Did you set up authenticated origin pulls? Blocking non-cloudflare IPs is fine I guess but since cloudflare is itself a PaaS it’s not really a solution. Anyone can host a custom service on cloudflare so traffic coming from cloudflare isn’t necessarily trusted. Also I mean ip address spoofing is a thing.
Hence why they recommend the authenticated origin pulls option. That’s what guarantees traffic coming to your reverse proxy came through your WAF.
The deepness? You should consider that there is a high chance your HA instance and the device running it compromised and potentially infected. IF any bad actor found out about this before it was fixed it would have been sooooo easy to fully own all public and Nabu Casa HA instances.
If also you didn’t separate your Home Assistant device to for example a guest of IOT network potentially more devices could be owned.
sorry to be a simple soul, but, even that terminology seems shop talk. If we are advised to change our password (or even full credentials meaning login user name and password) for HA, or HA and all used add-ons, I feel that should be made explicit in the most simple of terms.
Rotate credentials could imply other measures than changing ones pw, and we need to be 100% sure what is meant by the terminology unambiguously
Added to that, should we do that for all registered users and devices too?
A yes would be a true pain here, as I can not believe a single person here does so on a regular base… that would be over 30 combinations each periodic change.
Not adding to the trouble we would have for allowing registered users to login, remotely or locally, and what that would do to our registered device_trackers (the iOS app is notoriously troublesome at that)
Lastly, if subscribing to Nabu Casa does not make life safer than logging in remotely through our own services (like the mentioned DuckDNS or likewise services), I must confess to have been misunderstanding my long standing subscription to that service completely…
Well but those addresses must have been spidered somehow, maybe disclosed by their owners or at Nabu Casa they’re managing it very badly…
I also manage subdomains for my customers (nothing to do with home assistant) and third level domains are not available anywhere… They’re evaluated at web requests and if they matches the correct tunnel is served.
Do you know about other ways?
Frenck I respect you and I love your work but you’re a little rude sometimes.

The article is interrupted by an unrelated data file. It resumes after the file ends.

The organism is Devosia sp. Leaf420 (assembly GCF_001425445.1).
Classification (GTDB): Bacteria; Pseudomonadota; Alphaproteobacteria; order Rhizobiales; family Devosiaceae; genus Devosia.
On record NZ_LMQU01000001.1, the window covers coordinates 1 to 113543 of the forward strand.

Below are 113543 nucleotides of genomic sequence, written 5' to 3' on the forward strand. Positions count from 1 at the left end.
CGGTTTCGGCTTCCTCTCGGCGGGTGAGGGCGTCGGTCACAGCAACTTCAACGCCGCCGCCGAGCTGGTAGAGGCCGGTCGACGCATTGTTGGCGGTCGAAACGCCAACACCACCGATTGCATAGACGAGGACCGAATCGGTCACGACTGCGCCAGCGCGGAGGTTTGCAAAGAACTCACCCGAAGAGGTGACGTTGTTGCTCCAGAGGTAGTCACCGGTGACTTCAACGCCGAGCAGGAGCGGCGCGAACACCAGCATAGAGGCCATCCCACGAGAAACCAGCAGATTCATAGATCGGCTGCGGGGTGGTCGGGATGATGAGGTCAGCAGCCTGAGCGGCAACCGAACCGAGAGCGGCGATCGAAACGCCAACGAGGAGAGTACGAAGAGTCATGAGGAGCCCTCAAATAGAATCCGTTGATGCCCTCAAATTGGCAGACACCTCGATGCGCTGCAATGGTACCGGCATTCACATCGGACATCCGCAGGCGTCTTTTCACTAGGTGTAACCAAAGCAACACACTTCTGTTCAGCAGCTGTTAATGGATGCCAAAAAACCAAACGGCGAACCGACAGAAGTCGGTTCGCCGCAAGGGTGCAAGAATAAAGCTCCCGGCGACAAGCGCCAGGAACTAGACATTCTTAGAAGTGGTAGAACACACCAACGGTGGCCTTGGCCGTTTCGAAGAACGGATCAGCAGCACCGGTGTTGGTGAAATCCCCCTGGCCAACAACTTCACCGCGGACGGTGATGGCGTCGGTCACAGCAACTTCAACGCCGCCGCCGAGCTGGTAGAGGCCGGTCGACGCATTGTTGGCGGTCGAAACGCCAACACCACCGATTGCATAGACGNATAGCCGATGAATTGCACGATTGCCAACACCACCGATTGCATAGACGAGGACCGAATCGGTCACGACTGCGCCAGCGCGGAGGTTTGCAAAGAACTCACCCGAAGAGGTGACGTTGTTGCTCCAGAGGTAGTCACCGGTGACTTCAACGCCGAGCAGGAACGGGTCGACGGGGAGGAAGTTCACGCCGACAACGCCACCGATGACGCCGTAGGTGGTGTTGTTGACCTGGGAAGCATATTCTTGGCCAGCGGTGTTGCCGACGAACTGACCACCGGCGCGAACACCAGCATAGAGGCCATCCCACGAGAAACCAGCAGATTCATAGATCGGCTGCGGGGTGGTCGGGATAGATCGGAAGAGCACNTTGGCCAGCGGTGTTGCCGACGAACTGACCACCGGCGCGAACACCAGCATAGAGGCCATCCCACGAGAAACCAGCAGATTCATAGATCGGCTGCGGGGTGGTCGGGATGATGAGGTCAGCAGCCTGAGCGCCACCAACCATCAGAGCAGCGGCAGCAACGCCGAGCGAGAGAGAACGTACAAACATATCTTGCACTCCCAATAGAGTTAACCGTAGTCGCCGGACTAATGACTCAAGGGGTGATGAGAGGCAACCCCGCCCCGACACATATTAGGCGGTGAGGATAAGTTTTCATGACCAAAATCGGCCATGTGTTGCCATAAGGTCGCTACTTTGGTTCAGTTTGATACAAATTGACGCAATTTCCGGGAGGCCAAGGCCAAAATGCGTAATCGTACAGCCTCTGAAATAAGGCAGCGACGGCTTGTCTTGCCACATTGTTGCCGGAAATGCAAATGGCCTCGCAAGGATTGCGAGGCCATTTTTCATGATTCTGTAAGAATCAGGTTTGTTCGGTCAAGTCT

Port scanning is what an Hacker will do knowing that a certain service has a vulnerability to find targets manually or automating using a script to find targets with a not updated software.
Or maybe using a dedicated search engine like this: https://www.shodan.io/search?query=Home+Assistant
This will list you all instances that has “Home Assistant” in the http reply. And there you can find all people that are using port forwarding as they expose that port to port scanning (that is what shodan is doing to index those data)
That’s different for Nabu Casa users that has no open ports to target in a port scan.
You have to know that exact subdomain to be coupled to the private tunnel of that home assistant instance…
And to prevent brute force trying it’s enough for Nabu Casa to add an increasing lockout time for each ip source that is trying a wrong subdomain…
I’m I so wrong in your opinion? Why?
Yes, I enabled authenticated origin pulls in cloudflare. I set the origin certificates generated by Cloudflare in nginx. However, I did not use WAF, but Cloudflare Zero Trust Access.
Of course it’s not perfect but still better than just nginx with lets encrypt which wouldn’t have helped at all against this vulnerability. Even though i was still vulnerable i made it less intuitive and easy to abuse. No nabu casa subdomain, security check of visitor by Cloudflare and confinement to IPs from certain countries only. People outside those countries wouldn’t even know a HA-Instant exist behind my Domain. Both my HA-Instant and nginx are running in separate VMs (with nginx as well as a firewall for the VM set up to only accept Cloudflare IPs). Both are backed up regularly, which would allow me to roll back if I notice a compromise.
Do you think there is still room for further improvement?